We model the impact of QQE through different transition channels: the conventional monetary policy channel, the expectations channel, and the portfolio rebalancing channel. We consider a shock to interest rates as a conventional monetary policy proxy. We then model an increase in equity prices as a proxy for spillovers from QQE through the stock market channel. Using equity prices has the advantage of matching stylized facts (equity prices increased significantly during both first and second QQE periods in Japan) and of capturing the expectation channel of QQE. Finally, we look at the effects of an increase in the monetary base, as it could capture the portfolio rebalancing effects.

The main contribution of our paper is to be the first to systematically study the spillovers from Japanese QQE on emerging Asia. As we mentioned above, studies of Japan’s QQE tend to focus mainly on the impact on Japan only. In addition, most studies of spillovers from unconventional monetary policy, including from the US, rely on the BIS cross-border bank lending data to proxy financial links between countries. By proxying financial linkages through the FDI channel4, we are able to include emerging Asia in our sample.

Our results show that implementation of QQE in Japan, when estimated by a positive shock to Japanese equity prices, consistently caused an increase in equity prices across emerging Asian countries, as well as an appreciation of their currencies. Most ASEAN countries experienced an increase in output and a temporary increase in inflation. Capital inflows surged in many countries. A negative shock to interest rates yielded no significant results domestically nor in foreign countries. While most of the existing literature uses interest rate changes as proxies of quantitative easing, we argue that this transmission channel is likely to be broken in Japan, because rates have been close to the zero bound for an extended period. Finally, when we used as proxy for spillovers a direct positive shock to the monetary base, we find that other than inflation, the results were weaker in magnitude and not statistically significant. While there may be technical reasons (discussed below) for the weak impact of shocks to the monetary base, one way to interpret this result is that international propagation of the effects of QQE mainly works though expectations, rather than through direct portfolio rebalancing effects, since the shocks to equity prices, which show the strongest and most significant effect, can be thought of as proxies of the expectation channel of monetary policy.

The rest of the paper is organized as follows. Section II reviews the relevant literature. Section III explains the GVAR model’s setup and the data. Section IV presents the impulse response analysis and an interpretation of the results. Section V discusses the counterfactual analysis for Japan’s QQE. Section VII concludes.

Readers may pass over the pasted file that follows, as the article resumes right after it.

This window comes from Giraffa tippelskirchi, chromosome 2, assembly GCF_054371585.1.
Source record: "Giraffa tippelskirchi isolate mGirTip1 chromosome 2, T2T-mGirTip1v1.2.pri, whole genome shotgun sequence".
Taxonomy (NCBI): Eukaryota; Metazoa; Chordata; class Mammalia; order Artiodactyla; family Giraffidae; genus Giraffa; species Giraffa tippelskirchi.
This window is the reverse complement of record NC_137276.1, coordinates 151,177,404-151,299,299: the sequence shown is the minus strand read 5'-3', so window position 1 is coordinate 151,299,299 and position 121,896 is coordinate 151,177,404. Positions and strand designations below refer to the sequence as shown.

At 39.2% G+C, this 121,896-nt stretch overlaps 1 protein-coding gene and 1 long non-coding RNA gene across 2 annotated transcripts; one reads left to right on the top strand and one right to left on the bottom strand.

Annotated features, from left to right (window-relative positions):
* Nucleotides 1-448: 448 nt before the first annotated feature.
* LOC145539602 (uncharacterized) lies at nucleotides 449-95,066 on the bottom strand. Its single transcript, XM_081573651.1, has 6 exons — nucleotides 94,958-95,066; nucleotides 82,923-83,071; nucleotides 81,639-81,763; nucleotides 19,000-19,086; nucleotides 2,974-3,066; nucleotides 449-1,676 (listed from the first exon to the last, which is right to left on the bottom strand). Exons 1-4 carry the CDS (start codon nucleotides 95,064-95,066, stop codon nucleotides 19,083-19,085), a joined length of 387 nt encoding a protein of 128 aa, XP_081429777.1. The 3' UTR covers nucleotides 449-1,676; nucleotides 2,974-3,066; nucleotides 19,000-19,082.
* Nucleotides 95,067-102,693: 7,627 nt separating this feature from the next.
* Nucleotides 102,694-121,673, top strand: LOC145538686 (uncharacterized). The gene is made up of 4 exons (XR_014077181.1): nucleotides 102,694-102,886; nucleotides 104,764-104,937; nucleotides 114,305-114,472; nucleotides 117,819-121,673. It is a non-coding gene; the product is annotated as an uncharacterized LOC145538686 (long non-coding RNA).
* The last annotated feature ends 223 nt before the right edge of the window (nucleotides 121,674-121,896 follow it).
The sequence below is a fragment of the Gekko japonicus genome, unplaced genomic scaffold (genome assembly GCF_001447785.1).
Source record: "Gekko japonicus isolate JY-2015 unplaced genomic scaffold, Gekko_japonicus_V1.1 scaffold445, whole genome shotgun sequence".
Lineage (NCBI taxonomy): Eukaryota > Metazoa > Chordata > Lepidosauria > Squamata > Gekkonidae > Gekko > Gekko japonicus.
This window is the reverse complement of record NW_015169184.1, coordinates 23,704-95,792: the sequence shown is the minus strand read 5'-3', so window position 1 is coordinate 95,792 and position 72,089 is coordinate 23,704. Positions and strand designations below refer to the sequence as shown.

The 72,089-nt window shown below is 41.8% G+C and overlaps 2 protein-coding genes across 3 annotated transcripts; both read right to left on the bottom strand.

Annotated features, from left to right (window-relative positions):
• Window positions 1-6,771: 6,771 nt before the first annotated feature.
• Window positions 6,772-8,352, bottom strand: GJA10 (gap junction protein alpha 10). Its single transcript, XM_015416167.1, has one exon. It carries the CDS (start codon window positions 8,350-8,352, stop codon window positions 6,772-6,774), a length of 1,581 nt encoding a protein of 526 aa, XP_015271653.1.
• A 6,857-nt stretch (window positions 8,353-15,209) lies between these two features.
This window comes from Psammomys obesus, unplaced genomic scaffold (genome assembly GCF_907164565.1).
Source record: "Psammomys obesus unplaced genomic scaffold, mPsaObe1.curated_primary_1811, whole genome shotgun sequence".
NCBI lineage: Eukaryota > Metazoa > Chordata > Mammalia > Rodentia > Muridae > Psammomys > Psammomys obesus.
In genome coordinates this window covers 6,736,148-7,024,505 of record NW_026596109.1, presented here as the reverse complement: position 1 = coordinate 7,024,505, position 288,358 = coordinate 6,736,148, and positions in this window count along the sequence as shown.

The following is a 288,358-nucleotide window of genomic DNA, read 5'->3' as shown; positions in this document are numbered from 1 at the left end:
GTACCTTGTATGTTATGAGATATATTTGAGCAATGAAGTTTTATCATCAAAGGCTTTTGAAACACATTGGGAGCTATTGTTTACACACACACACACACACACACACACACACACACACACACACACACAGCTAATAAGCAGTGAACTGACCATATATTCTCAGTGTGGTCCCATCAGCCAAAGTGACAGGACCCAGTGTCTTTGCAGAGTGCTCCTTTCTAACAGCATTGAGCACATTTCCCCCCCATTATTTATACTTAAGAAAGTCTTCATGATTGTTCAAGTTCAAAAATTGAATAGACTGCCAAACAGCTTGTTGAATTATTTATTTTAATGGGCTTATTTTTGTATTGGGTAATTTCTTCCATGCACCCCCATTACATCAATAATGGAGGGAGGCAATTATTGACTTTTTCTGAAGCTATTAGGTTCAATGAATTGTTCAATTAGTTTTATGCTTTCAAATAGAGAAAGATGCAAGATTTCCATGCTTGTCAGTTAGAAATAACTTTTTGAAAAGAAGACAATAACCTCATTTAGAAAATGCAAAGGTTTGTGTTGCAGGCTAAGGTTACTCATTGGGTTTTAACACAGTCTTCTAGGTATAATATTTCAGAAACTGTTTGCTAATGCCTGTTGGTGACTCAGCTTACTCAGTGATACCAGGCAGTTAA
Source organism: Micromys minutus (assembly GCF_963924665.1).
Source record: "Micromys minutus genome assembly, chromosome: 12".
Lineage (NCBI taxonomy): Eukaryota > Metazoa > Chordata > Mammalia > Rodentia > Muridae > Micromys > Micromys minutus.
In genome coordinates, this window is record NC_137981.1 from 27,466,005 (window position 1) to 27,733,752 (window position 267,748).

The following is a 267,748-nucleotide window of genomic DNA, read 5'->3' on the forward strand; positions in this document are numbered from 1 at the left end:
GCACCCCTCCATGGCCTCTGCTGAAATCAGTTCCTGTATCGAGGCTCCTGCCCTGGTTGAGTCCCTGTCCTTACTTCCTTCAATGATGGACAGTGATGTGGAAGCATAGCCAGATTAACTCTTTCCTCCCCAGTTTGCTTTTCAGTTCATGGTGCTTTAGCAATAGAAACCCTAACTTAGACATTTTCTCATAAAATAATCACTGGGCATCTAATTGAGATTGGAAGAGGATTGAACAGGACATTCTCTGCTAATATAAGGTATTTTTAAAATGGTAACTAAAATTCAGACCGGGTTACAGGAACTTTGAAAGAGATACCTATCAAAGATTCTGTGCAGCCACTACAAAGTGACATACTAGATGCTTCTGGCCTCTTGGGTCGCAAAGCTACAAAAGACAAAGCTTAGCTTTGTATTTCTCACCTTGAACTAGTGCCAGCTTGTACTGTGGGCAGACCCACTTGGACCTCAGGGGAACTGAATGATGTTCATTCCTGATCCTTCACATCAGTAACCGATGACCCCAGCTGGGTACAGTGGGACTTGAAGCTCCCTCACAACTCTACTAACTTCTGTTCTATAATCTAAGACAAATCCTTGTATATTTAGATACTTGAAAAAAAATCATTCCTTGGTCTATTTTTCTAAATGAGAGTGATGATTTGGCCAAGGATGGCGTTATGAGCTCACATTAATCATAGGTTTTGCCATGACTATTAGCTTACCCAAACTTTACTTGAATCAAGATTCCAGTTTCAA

II. Literature review

From a theoretical point of view, we expect a priori that unconventional monetary policy (UMP) impacts the domestic economy through its effect on the stock market, exchange rates, portfolio flows, and interest rates. The increased liquidity in the market contributes to both lowering interest rates and depreciating the domestic currency, which could stimulate capital outflows as domestic investors search for higher yields abroad. At the same time, an increase in investor confidence, working through improved expectations on economic growth due to the monetary stimulus, raises stock prices. The latter effect can also be magnified by domestic portfolio rebalancing away from bonds toward riskier assets.

We expect these channels to also determine the international spillovers of UMP. In particular, we expect that QQE in Japan generate spillovers to emerging economies through capital flows, currency appreciation, bond yields and increased stock price effects. Emerging Asian countries are expected to receive capital inflows as Japanese investors rebalance their portfolios in search of higher yields. Such inflows, as well as the yen depreciation due to monetary expansion in Japan, contribute to exchange rate appreciation in emerging Asia, with possible negative effects on their net exports. The latter negative effect, however, could be more than offset by the increased confidence associated with QQE, which could boost stock prices not only in Japan but also in the region. The variables which we include in our GVAR estimation are meant to capture these channels.